Abstract # 7877 Poster # 14:

Scheduled for Saturday, August 26, 2017 06:00 PM-08:00 PM: (National Ballroom AB) Poster Presentation


R. G. Steinhardt
University of California, Berkeley, 1640B Allston Way, Berkeley, California 94703, USA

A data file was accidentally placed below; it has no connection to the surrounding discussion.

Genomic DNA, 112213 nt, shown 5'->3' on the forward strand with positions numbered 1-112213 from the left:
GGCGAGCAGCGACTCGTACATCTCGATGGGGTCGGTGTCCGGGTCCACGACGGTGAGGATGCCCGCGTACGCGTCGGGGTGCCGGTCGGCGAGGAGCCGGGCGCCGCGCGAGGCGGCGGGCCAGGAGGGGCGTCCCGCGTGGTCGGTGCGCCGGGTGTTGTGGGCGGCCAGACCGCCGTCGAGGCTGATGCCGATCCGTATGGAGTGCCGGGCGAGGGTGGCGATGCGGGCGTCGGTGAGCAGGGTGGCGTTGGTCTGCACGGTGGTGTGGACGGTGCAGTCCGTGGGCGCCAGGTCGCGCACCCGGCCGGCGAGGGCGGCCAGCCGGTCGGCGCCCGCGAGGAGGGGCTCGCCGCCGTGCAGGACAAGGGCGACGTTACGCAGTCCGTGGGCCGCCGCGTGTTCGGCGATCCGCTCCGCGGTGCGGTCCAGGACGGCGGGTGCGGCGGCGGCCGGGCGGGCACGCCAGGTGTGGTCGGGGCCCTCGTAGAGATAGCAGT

This study tests the spacing hypothesis as an explanation for long calling in mantled howler monkeys (Alouatta palliata). The spacing hypothesis suggests that howler monkeys use their long calls (howls) to communicate their location to neighboring groups so that the various groups can space themselves out optimally in a feeding area and avoid costly agonistic encounters. Although the spacing hypothesis is well-established, little is known about the underlying cognitive and communicative mechanisms. This study measured activity budgets before and after in-group and out-group howls to test whether howling is associated with an overall increase in activity. I collected 17.5 hours of behavioral data at Maderas Rainforest Conservancy’s field station at La Suerte, Costa Rica. Using modified scan samples, I measured overall activity budgets for the monkeys, then compared these baseline levels to observations taken within 5 and 10 minutes after a neighboring group’s long call. I also compared them to observations taken in the 5 and 10 minutes preceding a call from the focal group. Neighboring long calls had no significant effect on activity budgets in either 5- or 10-minute tests (Mann Whitney U-Test, p>0.2 for all relationships). Based on these findings, howler monkeys do not appear to respond to the calls of their neighbors by changing their activity budgets, nor do changes in the activity budget precede calling.